The opinion of the court was delivered by: Peters, J.
Published by New York State Law Reporting Bureau pursuant to Judiciary Law § 431.
This opinion is uncorrected and subject to revision before publication in the Official Reports.
Calendar Date: March 25, 2009
Before: Cardona, P.J., Peters, Lahtinen, Kane and McCarthy, JJ.
Appeal from an order of the Surrogate's Court of Saratoga County (Seibert Jr., S.), entered March 7, 2008, which granted respondent's motion for a directed verdict and dismissed the petition.
Decedent, who died on December 9, 2005, was survived by her four children. In her will, decedent appointed respondent, her daughter, as executor, bequeathed her house and its contents to respondent, disinherited her two eldest sons and divided the remainder of her estate equally between respondent and petitioner, her third son.
After respondent filed an application to settle the estate, petitioner commenced this proceeding seeking limited letters of administration for the purpose of initiating a discovery proceeding pursuant to SCPA 2103 and challenging the will. Surrogate's Court granted petitioner's application and, following discovery, a jury trial was commenced for the purpose of resolving four limited issues: (1) whether decedent opened certain joint accounts with the intent to create a joint tenancy with respondent or for convenience only; (2) whether decedent placed assets in these accounts with the intention that they would pass outside of her probate estate directly to respondent; (3) whether a confidential relationship existed between respondent and decedent such that the burden of proof shifted to respondent; and (4) whether respondent exercised undue influence over decedent or committed fraud or coercion against her. Upon the close of petitioner's proof, Surrogate's Court, without a supporting decision, granted respondent's motion for a directed verdict and dismissed the petition. This appeal by petitioner ensued.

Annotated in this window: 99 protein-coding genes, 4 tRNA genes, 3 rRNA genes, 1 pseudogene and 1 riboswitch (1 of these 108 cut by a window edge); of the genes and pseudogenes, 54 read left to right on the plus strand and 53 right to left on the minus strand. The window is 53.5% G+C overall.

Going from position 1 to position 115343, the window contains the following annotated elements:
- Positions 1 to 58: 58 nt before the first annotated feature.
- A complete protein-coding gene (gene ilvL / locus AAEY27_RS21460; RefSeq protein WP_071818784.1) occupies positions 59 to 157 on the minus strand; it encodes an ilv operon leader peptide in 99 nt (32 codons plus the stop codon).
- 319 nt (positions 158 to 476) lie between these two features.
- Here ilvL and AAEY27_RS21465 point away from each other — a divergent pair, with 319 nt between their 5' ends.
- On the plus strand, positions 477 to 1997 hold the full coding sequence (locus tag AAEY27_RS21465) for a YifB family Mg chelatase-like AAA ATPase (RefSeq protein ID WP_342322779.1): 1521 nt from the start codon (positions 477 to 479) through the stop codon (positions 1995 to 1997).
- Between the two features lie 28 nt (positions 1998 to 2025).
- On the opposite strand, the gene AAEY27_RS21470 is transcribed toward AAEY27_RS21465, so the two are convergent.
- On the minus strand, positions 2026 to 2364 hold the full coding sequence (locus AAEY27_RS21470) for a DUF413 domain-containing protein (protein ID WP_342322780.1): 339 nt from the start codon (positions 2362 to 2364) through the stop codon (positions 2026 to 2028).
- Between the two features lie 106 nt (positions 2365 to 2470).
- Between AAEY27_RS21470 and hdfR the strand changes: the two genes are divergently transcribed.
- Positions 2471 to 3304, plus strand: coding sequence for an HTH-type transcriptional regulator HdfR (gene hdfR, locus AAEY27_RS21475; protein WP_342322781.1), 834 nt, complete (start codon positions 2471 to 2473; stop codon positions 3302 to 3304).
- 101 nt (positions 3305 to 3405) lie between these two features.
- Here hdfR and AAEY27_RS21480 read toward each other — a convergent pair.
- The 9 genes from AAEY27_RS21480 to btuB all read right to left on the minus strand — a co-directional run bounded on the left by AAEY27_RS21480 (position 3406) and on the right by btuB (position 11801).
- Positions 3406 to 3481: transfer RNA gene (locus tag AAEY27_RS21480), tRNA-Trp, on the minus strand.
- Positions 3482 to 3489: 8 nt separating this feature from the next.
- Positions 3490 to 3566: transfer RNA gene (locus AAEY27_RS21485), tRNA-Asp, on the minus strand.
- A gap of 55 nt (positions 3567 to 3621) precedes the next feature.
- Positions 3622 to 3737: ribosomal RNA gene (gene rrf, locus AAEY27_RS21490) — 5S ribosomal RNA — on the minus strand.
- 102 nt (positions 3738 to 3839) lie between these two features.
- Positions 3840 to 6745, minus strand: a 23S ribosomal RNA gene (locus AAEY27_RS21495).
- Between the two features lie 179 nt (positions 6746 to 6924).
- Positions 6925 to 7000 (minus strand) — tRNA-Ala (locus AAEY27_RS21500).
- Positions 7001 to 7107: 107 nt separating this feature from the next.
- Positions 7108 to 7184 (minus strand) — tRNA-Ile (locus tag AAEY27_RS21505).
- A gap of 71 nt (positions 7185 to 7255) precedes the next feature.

Petitioner argues that the presumption set forth in Banking Law § 675 does not apply to three of decedent's joint accounts namely, a Charles Schwab brokerage account, a First Niagara Bank savings account and a Trustco Bank account. Banking Law § 675 (a) provides, in pertinent part, that "[w]hen a deposit of cash . . . has been made . . . in or with any banking organization*fn1 . . . in the name of [the] depositor . . . and another person and in form to be paid or delivered to either, or the survivor of them, such deposit . . . and any additions thereto made, by either of such persons . . . shall become the property of such persons as joint tenants." When an account has been formed in accordance with the statute, and the "survivorship" language appears on the account's signature card, a presumption arises that the parties intended to create a joint tenancy with rights of survivorship (see Banking Law § 675 [b]; Matter of Stalter, 270 AD2d 594, 595 , lv denied 95 NY2d 760 ; Matter of Timoshevich, 133 AD2d 1011, 1012 ; Matter of Camarda, 63 AD2d 837, 838 ).
First addressing the Charles Schwab brokerage account, we cannot agree with petitioner's assertion that, despite its clear survivorship language, the statutory presumption does not apply because it is an investment account rather than a traditional bank account. Both this Court as well as other Departments apply the Banking Law § 675 (b) presumption to joint brokerage and investment accounts (see Fehring v Fehring, 58 AD3d 1061, 1062 ; Schwalb v Schwalb, 50 AD3d 1206, 1209 ; Matter of Richichi, 38 AD3d 558, 559 ; Chamberlain v Chamberlain, 24 AD3d 589, 593 ; Garner v Garner, 307 AD2d 510, 512 , lv denied 100 NY2d 516 ; Kay v Kay, 302 AD2d 711, 713 ; Matter of Kiejliches, 292 AD2d 530, 530-531 ; Rosenkranse v Rosenkranse, 290 AD2d 685, 686 ; Fischedick v Heitmann, 267 AD2d 592, 592 ; Pinasco v Del Pilar Ara, 219 AD2d 540, 540 ; Hartog v Hartog, 194 AD2d 286, 294 , mod 85 NY2d 36 ). Indeed, this Court recently rejected an argument similar to that advanced by petitioner here, finding that the application of the presumption is not altered by "[t]he fact that the deposit is not made into a traditional banking account, but instead into a joint brokerage or investment account" (Fehring v Fehring, 58 AD3d at 1062).*fn2